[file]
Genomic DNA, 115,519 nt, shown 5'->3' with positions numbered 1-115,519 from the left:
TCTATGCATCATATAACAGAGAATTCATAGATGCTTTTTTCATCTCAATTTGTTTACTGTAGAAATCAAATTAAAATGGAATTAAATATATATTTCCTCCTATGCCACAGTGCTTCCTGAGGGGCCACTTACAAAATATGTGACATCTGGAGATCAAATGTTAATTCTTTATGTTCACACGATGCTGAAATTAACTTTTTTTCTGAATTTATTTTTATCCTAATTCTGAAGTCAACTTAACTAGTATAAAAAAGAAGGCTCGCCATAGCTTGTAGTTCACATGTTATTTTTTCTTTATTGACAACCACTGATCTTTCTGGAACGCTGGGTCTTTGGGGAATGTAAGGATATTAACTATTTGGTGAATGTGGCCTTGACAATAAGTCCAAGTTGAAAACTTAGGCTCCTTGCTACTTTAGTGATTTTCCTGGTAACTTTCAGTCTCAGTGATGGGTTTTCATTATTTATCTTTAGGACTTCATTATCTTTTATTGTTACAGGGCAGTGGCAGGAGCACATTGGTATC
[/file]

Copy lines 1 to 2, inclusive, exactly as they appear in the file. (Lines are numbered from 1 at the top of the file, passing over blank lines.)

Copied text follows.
Genomic DNA, 115,519 nt, shown 5'->3' with positions numbered 1-115,519 from the left:
TCTATGCATCATATAACAGAGAATTCATAGATGCTTTTTTCATCTCAATTTGTTTACTGTAGAAATCAAATTAAAATGGAATTAAATATATATTTCCTCCTATGCCACAGTGCTTCCTGAGGGGCCACTTACAAAATATGTGACATCTGGAGATCAAATGTTAATTCTTTATGTTCACACGATGCTGAAATTAACTTTTTTTCTGAATTTATTTTTATCCTAATTCTGAAGTCAACTTAACTAGTATAAAAAAGAAGGCTCGCCATAGCTTGTAGTTCACATGTTATTTTTTCTTTATTGACAACCACTGATCTTTCTGGAACGCTGGGTCTTTGGGGAATGTAAGGATATTAACTATTTGGTGAATGTGGCCTTGACAATAAGTCCAAGTTGAAAACTTAGGCTCCTTGCTACTTTAGTGATTTTCCTGGTAACTTTCAGTCTCAGTGATGGGTTTTCATTATTTATCTTTAGGACTTCATTATCTTTTATTGTTACAGGGCAGTGGCAGGAGCACATTGGTATC